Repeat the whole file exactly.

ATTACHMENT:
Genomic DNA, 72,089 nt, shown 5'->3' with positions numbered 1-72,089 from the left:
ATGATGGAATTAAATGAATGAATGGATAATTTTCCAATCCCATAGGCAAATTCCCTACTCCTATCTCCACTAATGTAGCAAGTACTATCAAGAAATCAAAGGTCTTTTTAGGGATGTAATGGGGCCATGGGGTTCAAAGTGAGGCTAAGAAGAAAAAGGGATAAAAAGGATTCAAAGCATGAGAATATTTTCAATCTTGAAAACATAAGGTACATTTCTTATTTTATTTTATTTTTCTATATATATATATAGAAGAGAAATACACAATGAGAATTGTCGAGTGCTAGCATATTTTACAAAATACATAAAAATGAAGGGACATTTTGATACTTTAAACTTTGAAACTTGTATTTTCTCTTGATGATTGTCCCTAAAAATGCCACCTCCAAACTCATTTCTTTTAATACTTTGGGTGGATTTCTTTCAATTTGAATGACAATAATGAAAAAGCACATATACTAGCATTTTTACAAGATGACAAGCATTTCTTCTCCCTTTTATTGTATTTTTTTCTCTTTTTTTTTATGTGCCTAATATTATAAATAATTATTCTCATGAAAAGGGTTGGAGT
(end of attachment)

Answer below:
Genomic DNA, 72,089 nt, shown 5'->3' with positions numbered 1-72,089 from the left:
ATGATGGAATTAAATGAATGAATGGATAATTTTCCAATCCCATAGGCAAATTCCCTACTCCTATCTCCACTAATGTAGCAAGTACTATCAAGAAATCAAAGGTCTTTTTAGGGATGTAATGGGGCCATGGGGTTCAAAGTGAGGCTAAGAAGAAAAAGGGATAAAAAGGATTCAAAGCATGAGAATATTTTCAATCTTGAAAACATAAGGTACATTTCTTATTTTATTTTATTTTTCTATATATATATATAGAAGAGAAATACACAATGAGAATTGTCGAGTGCTAGCATATTTTACAAAATACATAAAAATGAAGGGACATTTTGATACTTTAAACTTTGAAACTTGTATTTTCTCTTGATGATTGTCCCTAAAAATGCCACCTCCAAACTCATTTCTTTTAATACTTTGGGTGGATTTCTTTCAATTTGAATGACAATAATGAAAAAGCACATATACTAGCATTTTTACAAGATGACAAGCATTTCTTCTCCCTTTTATTGTATTTTTTTCTCTTTTTTTTTATGTGCCTAATATTATAAATAATTATTCTCATGAAAAGGGTTGGAGT